I woke up this morning feeling…strange. There was no sunlight shining into my room to wake me up at the early hour of 7 am. There was no project waiting for my group. Most of all, my group wasn't there to welcome me to the breakfast table. I was in my own bed, curled up in my covers because New Jersey is now freezing to me. I felt empty knowing our trip was over, and I wouldn't be spending the day with my newfound family.
But that doesn't mean our mission, our purpose, is complete. No: it is just the beginning. Jamaica has opened up a whole new vision to me, a vision of a world with promise and equal social opportunity for everyone in their own methods. Americans are so egocentric in their work and think their way is the only way. Jamaica has shown me there are multiple ways to get the same thing done and to use the resources at your disposal. Everyday of work, we came across new challenges as to how to get things done. Together, we used the tools and our group to complete all of our projects. But it wasn't work for us. We connected with the locals by learning about their culture, sitting in on their classes, and played with the kids when they came outside. We have served the Jamaican communities and they have served us as we learn to better ourselves and the world around us. The very fact that while I was working I didn't feel the heat from the sun or the enormous amount of sweat dripping off my body, that we had to be pulled away from projects because we forgot to eat or drink speaks numbers of how it has impacted everyone in the group.
But most of all, Jamaica has served me by giving me somewhere to look when I need to remember what I can do, what we can do, if we open up our minds and hearts to the ideas and affection of others. I can make a difference, I can lead a movement, I can change the world for the better. Yes, it takes hard work, sweat and grit and strength, but the end product is the most rewarding part of the whole project. To see people happy about and positively affected by what we have done speaks numbers to my heart. Now I want to continue to serve for the rest of my life, whether in my local community or across the ocean, the connections and gratitude are all I need to feel complete with my life.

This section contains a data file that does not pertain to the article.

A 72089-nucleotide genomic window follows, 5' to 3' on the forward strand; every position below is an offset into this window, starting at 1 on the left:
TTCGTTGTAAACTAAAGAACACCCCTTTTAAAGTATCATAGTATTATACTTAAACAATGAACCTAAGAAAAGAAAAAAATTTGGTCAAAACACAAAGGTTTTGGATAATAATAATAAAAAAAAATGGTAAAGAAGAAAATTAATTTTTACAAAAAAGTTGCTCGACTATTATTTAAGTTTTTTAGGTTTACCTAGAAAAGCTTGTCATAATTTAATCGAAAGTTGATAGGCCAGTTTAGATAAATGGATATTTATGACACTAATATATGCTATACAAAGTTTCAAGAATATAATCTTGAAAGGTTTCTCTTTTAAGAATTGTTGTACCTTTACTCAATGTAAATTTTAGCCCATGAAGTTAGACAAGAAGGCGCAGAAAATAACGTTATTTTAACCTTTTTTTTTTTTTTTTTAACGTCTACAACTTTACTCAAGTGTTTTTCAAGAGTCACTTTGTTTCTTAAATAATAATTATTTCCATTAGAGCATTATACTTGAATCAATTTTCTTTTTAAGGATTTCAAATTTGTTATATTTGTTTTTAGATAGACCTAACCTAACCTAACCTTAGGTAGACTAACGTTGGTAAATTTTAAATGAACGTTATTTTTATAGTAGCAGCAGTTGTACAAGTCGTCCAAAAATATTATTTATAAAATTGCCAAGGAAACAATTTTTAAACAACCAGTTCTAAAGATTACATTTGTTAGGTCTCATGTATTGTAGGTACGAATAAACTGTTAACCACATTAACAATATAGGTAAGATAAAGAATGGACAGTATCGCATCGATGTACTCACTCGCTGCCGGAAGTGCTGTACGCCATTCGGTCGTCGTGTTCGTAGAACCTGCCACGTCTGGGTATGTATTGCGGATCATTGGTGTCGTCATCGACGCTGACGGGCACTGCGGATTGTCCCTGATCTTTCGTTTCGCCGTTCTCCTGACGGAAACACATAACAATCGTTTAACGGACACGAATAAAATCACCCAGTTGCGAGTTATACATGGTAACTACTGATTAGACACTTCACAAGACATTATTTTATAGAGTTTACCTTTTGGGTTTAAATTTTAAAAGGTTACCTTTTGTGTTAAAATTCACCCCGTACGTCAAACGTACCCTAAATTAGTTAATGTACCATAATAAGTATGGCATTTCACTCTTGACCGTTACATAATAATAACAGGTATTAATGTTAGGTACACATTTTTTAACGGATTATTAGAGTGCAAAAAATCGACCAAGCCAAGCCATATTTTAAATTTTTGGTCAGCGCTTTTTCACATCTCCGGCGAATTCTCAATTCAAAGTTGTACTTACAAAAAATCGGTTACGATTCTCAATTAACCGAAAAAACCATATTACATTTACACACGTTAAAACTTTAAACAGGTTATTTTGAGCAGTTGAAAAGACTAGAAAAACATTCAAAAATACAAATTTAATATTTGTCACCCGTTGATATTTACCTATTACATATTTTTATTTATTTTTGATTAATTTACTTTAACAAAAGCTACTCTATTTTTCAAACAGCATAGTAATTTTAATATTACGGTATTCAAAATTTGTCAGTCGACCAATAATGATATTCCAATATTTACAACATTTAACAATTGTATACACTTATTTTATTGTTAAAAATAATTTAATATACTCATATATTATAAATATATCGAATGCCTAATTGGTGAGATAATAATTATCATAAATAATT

I think I was also so lucky to have my first experience of serving globally to be with such an amazing group of people. Within them, I have found another family, people I can be myself with, where no one is left behind and everyone is accepted and contributes to the group. I don't think this type of group comes around very often, only once in a lifetime, but I'm glad I served with them, to find commradery in a shared passion to make the world a better place. My experience would not have been the same without them. My desire to continue might not have been found, and all I can say is how grateful I am for the experience as a whole.
- Caroline Culp